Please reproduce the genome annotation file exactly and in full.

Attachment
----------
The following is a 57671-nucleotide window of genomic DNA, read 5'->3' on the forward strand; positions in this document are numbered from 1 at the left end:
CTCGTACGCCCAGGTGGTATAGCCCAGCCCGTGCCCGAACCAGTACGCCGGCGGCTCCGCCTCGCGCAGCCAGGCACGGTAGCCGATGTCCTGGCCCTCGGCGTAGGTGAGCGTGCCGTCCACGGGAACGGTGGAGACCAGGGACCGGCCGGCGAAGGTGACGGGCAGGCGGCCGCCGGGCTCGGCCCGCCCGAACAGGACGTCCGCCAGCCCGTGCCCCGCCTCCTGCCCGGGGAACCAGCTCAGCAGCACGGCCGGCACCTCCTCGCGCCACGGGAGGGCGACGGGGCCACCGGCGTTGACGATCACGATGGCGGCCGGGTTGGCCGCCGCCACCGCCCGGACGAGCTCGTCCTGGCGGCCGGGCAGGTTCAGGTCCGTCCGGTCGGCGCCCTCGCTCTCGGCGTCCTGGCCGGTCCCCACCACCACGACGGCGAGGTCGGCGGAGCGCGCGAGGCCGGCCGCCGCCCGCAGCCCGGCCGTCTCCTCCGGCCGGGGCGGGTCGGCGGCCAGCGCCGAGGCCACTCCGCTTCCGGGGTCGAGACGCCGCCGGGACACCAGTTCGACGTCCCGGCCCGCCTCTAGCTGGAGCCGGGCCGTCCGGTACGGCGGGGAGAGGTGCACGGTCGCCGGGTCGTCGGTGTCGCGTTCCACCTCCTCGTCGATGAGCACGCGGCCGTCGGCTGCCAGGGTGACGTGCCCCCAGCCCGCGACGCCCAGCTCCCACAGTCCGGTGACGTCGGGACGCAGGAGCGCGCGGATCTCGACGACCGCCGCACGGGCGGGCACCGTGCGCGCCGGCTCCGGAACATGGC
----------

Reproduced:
The following is a 57671-nucleotide window of genomic DNA, read 5'->3' on the forward strand; positions in this document are numbered from 1 at the left end:
CTCGTACGCCCAGGTGGTATAGCCCAGCCCGTGCCCGAACCAGTACGCCGGCGGCTCCGCCTCGCGCAGCCAGGCACGGTAGCCGATGTCCTGGCCCTCGGCGTAGGTGAGCGTGCCGTCCACGGGAACGGTGGAGACCAGGGACCGGCCGGCGAAGGTGACGGGCAGGCGGCCGCCGGGCTCGGCCCGCCCGAACAGGACGTCCGCCAGCCCGTGCCCCGCCTCCTGCCCGGGGAACCAGCTCAGCAGCACGGCCGGCACCTCCTCGCGCCACGGGAGGGCGACGGGGCCACCGGCGTTGACGATCACGATGGCGGCCGGGTTGGCCGCCGCCACCGCCCGGACGAGCTCGTCCTGGCGGCCGGGCAGGTTCAGGTCCGTCCGGTCGGCGCCCTCGCTCTCGGCGTCCTGGCCGGTCCCCACCACCACGACGGCGAGGTCGGCGGAGCGCGCGAGGCCGGCCGCCGCCCGCAGCCCGGCCGTCTCCTCCGGCCGGGGCGGGTCGGCGGCCAGCGCCGAGGCCACTCCGCTTCCGGGGTCGAGACGCCGCCGGGACACCAGTTCGACGTCCCGGCCCGCCTCTAGCTGGAGCCGGGCCGTCCGGTACGGCGGGGAGAGGTGCACGGTCGCCGGGTCGTCGGTGTCGCGTTCCACCTCCTCGTCGATGAGCACGCGGCCGTCGGCTGCCAGGGTGACGTGCCCCCAGCCCGCGACGCCCAGCTCCCACAGTCCGGTGACGTCGGGACGCAGGAGCGCGCGGATCTCGACGACCGCCGCACGGGCGGGCACCGTGCGCGCCGGCTCCGGAACATGGC